17 of China’s province-level administrative entities have adopted consumer voucher policies to help stem the impacts of the COVID-19 outbreak on their local economies.
In addition to 17 province-level administrative entities, at least 30 Chinese municipalities have also issued similar policies, including the cities of Shenzhen, Foshan, Zhuhai and Jiangmen in Guangdong province alone.
Shen Jianguang (沈建光), chief economist with JD Data, said to state-owned media that consumer vouchers were a timely economic measure following the initial containment of COVID-19 in China.
Shen points out however that they need to match the accelerated schedules for work resumption, and that timeframes are needed for their release and usage.
“Looking at them from the perspective of the features of transmission mechanisms, compared to traditional demand management policies consumer vouchers are clearer in their targets and more direct in their function,” Shen said. “This satisfies China’s current needs at present.”
Shen made several recommendations for the use of consumer vouchers by local economic policymakers:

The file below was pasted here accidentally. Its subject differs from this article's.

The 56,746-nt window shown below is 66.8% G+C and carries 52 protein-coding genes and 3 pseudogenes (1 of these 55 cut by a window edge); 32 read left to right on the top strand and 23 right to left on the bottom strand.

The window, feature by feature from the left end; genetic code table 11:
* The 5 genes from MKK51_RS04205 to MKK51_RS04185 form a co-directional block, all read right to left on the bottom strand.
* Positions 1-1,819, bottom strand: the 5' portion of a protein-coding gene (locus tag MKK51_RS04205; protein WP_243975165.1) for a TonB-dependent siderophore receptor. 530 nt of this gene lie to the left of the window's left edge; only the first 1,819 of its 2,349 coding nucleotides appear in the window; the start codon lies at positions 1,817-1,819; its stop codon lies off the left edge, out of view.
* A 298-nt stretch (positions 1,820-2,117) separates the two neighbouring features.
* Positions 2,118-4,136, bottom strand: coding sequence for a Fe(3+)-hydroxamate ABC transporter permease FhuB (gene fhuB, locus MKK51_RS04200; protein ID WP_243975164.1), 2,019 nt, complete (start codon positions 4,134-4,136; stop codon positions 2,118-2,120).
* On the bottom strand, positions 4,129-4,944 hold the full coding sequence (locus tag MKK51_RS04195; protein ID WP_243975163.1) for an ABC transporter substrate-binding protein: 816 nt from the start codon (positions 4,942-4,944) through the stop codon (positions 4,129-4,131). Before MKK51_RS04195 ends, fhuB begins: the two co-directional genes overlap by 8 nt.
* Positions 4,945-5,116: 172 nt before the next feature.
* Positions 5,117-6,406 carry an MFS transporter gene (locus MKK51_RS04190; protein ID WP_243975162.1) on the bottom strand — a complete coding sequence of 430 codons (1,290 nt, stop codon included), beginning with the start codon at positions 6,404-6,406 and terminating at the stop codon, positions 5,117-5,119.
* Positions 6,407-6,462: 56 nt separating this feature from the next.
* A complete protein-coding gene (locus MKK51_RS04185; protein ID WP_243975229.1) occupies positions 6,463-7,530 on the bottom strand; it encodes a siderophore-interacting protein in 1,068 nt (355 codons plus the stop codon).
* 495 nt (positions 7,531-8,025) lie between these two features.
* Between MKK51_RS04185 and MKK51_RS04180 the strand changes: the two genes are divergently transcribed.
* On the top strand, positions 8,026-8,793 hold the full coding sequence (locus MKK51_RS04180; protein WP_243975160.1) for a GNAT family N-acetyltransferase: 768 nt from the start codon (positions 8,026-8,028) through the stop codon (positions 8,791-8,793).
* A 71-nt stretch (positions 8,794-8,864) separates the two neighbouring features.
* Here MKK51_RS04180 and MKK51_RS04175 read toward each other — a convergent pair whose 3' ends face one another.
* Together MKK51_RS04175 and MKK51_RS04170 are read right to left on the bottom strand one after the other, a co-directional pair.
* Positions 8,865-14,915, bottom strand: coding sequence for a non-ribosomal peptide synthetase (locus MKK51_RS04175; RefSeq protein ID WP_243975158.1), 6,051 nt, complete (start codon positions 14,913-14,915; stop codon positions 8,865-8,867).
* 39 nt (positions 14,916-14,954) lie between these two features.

- Setting of rational time restrictions on the usage and issue of consumer vouchers. “Following the removal of COVID-19 restrictions, consumption in the second quarter is gradually acquiring conditions for recovery. Starting from the third quarter there could be a rebound, and in principle we recommend weighting the usage term for consumer vouchers towards before the end of the second quarter.”
- Consideration of both stable growth and maintaining living conditions when it comes to the design of the consumer vouchers. A focus on sectors more adversely affected by COVID-19 such as food and beverage, entertainment and tourism, in order to stabilise services sector growth. A focus on the provision of consumer vouchers to disadvantage demographics.
- “Scientific arrangement” of fund release and fund sources for the vouchers.
- Effective coordination by the Chinese central government of fiscal burden-sharing mechanisms. “The central government must further effectively coordinate fiscal sharing mechanisms between the central and local authorities.”
In 2019 China’s total consumer goods retail sum was 41.2 trillion yuan, for YoY growth of 8%.
Consumption’s rate of contribution towards China’s economic growth was 57.8%, making it the country’s biggest economic driver for the sixth consecutive year.